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Manufacturing Footprint: A Value Chain Approach


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Manufacturing Footprint: A Value Chain Approach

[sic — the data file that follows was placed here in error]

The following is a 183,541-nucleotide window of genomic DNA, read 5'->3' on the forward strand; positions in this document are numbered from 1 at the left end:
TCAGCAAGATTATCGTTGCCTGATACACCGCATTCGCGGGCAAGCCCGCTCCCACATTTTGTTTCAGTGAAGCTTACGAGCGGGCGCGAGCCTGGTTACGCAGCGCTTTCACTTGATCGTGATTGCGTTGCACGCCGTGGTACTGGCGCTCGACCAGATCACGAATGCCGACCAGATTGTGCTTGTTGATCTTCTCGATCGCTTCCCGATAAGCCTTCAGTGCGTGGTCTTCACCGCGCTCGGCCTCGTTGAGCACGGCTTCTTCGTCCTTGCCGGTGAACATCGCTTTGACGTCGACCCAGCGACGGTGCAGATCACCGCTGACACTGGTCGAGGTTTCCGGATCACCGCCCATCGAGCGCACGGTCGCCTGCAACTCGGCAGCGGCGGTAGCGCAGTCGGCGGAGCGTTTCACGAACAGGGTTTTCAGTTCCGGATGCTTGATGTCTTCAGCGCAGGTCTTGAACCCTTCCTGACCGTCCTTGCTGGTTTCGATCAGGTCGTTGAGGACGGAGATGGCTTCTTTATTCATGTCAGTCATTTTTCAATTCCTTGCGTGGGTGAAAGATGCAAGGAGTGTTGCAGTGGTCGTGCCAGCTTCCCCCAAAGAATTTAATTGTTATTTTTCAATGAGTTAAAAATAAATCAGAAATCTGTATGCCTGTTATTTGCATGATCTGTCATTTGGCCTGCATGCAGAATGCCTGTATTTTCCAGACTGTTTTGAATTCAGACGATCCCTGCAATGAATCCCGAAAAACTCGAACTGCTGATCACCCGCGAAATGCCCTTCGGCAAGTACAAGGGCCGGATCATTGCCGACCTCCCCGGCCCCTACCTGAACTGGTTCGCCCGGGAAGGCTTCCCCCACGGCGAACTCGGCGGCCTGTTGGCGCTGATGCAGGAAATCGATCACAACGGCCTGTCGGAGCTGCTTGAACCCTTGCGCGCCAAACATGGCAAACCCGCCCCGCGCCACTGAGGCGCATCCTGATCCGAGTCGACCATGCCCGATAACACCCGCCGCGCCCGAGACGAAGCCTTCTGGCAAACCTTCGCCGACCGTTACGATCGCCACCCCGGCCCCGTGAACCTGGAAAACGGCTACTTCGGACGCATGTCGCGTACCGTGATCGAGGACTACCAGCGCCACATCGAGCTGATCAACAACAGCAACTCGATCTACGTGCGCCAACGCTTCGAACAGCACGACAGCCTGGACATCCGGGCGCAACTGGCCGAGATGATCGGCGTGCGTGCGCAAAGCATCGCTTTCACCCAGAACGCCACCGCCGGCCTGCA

1. 1. Manufacturing Footprint: A Value Chain Approach Sami Farooq1, Chris O’Brien2and John Johansen1 Center for Industrial Production1 Aalborg University Fibigerstræde 16, 9220 Aalborg, Denmark Division of International Business2 The University of Nottingham Ningbo Campus 199 Taikang East Road, University Park, Ningbo 315100, China Email: , , Abstract This paper presents a process based conceptual approach for the evaluation of manufacturing plant location decisions. The developed approach recognises the importance of global supply chains and their increasing role in achieving desired competitiveness. The decision making environment for manufacturing plant location is divided into manufacturing, supply chain and general environment. The manufacturing environment consists of intra-organisational factors, supply chain environment consists of inter-organisational factors and the general environment contains several other factors that play an important role in the plant location decision. It is suggested to determine risk associated with each manufacturing footprint alternative in terms of opportunities and threats in the three divided decision making environments. The use of analytical hierarchy process (AHP) and strategic assessment model (SAM) is proposed for the detailed risk evaluation before subsequent selection of a desired alternative. This preliminary approach is planned to be implemented in the industry using case studies to refine the proposed process and further investigate the research area. Keywords: Manufacturing Footprint, Value Chain, Opportunities, Threats Introduction In an increasingly competitive global environment and in the presence of ever demanding customers, most of the companies are competing with each other under an increased pressure to gain the global market share. In order to be competitive on the global stage the companies are constantly evolving their strategies to optimise their global operations. The two basic components in an organisations global operations strategy are its manufacturing and supply chain. The process of managing the global operations depends largely on the co-ordination of an organisations manufacturing and supply chain. The emergence of global supply chains is an established fact for a manufacturing organisation. Therefore the literature in the field of production and operations management has been stressing the need of developing the tools, techniques, methodologies and strategies to provide better coherence between an organisations supply chain and manufacturing and to provide the ultimate competitive advantage to an organisation by enhancing the manufacturing productivity at the least possible cost. The emphasis on reducing the manufacturing cost has taken the top priority in the list of practitioners and academics and therefore the manufacturing industry witnessed the arrival of various terminologies such as outsourcing, offshoring and more recently the term manufacturing footprint is coined to depict the production of right things in the right place. The strategies devised to promote cost effective manufacturing gave an initial impression that the simple solution for low